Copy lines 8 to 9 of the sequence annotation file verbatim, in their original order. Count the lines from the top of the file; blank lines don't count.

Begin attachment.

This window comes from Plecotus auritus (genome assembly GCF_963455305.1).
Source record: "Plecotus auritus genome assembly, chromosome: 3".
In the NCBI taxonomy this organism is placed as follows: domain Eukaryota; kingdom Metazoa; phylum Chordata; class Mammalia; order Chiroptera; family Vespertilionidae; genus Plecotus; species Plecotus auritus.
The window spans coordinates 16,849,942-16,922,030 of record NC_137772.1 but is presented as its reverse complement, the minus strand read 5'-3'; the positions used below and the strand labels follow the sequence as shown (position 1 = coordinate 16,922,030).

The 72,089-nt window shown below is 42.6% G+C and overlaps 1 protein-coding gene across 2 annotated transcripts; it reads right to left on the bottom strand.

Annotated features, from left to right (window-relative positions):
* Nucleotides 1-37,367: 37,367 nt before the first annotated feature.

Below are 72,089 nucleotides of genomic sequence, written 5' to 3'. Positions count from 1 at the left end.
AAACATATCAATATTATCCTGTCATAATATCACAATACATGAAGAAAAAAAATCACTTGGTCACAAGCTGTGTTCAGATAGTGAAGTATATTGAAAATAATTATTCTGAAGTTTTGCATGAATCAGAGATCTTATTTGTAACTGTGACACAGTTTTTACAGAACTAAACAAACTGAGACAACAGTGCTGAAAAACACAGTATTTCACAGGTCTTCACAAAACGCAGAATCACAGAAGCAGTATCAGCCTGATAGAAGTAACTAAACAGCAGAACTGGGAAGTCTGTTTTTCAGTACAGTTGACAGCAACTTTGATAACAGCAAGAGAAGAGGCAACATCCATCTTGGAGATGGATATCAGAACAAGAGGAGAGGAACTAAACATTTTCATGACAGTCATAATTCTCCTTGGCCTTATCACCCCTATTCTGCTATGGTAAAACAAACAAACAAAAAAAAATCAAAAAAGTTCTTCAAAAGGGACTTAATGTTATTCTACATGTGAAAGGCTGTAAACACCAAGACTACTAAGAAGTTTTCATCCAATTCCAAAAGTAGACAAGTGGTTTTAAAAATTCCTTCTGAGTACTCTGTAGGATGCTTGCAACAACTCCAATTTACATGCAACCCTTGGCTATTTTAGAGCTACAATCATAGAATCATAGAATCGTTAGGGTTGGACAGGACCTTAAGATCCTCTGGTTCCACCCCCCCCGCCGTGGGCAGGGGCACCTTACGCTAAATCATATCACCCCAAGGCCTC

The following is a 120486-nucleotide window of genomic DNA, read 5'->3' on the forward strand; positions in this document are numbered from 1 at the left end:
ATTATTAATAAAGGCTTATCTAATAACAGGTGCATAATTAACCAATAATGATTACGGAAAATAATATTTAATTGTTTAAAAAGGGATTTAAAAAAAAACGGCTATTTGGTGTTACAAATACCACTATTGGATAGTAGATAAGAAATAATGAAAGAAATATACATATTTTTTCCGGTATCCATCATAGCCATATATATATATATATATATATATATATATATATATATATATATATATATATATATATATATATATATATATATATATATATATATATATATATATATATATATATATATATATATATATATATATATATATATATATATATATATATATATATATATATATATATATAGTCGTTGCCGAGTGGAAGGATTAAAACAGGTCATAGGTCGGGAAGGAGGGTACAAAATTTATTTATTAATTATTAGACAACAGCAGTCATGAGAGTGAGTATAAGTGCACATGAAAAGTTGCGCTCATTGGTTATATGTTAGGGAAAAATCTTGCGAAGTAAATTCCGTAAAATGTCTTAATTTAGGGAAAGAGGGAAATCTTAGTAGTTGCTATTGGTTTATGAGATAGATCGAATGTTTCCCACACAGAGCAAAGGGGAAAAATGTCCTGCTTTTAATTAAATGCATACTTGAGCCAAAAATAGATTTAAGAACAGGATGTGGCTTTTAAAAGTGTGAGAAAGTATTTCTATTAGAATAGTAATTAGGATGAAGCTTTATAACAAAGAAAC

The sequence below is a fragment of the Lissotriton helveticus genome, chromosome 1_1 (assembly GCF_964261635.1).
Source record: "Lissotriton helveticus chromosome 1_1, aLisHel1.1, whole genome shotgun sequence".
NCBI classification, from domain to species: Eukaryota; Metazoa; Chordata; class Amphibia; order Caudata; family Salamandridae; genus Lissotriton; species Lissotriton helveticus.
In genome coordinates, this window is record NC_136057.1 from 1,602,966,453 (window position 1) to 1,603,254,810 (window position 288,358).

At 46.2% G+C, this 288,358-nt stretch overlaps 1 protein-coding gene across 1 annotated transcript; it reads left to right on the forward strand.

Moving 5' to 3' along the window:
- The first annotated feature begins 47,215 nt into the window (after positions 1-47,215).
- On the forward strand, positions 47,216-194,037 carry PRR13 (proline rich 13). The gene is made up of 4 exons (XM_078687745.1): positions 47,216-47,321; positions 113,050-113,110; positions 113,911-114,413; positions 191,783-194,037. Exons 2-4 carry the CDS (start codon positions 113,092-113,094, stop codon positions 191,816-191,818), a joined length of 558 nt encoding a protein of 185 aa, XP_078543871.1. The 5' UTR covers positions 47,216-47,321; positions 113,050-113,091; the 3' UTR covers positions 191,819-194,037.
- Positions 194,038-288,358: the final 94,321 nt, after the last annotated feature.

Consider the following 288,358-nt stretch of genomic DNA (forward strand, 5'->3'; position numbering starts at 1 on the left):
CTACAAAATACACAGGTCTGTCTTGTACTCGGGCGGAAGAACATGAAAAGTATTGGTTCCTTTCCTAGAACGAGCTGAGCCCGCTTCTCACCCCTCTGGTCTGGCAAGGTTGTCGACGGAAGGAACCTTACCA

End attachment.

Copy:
Below are 72,089 nucleotides of genomic sequence, written 5' to 3'. Positions count from 1 at the left end.
AAACATATCAATATTATCCTGTCATAATATCACAATACATGAAGAAAAAAAATCACTTGGTCACAAGCTGTGTTCAGATAGTGAAGTATATTGAAAATAATTATTCTGAAGTTTTGCATGAATCAGAGATCTTATTTGTAACTGTGACACAGTTTTTACAGAACTAAACAAACTGAGACAACAGTGCTGAAAAACACAGTATTTCACAGGTCTTCACAAAACGCAGAATCACAGAAGCAGTATCAGCCTGATAGAAGTAACTAAACAGCAGAACTGGGAAGTCTGTTTTTCAGTACAGTTGACAGCAACTTTGATAACAGCAAGAGAAGAGGCAACATCCATCTTGGAGATGGATATCAGAACAAGAGGAGAGGAACTAAACATTTTCATGACAGTCATAATTCTCCTTGGCCTTATCACCCCTATTCTGCTATGGTAAAACAAACAAACAAAAAAAAATCAAAAAAGTTCTTCAAAAGGGACTTAATGTTATTCTACATGTGAAAGGCTGTAAACACCAAGACTACTAAGAAGTTTTCATCCAATTCCAAAAGTAGACAAGTGGTTTTAAAAATTCCTTCTGAGTACTCTGTAGGATGCTTGCAACAACTCCAATTTACATGCAACCCTTGGCTATTTTAGAGCTACAATCATAGAATCATAGAATCGTTAGGGTTGGACAGGACCTTAAGATCCTCTGGTTCCACCCCCCCCGCCGTGGGCAGGGGCACCTTACGCTAAATCATATCACCCCAAGGCCTC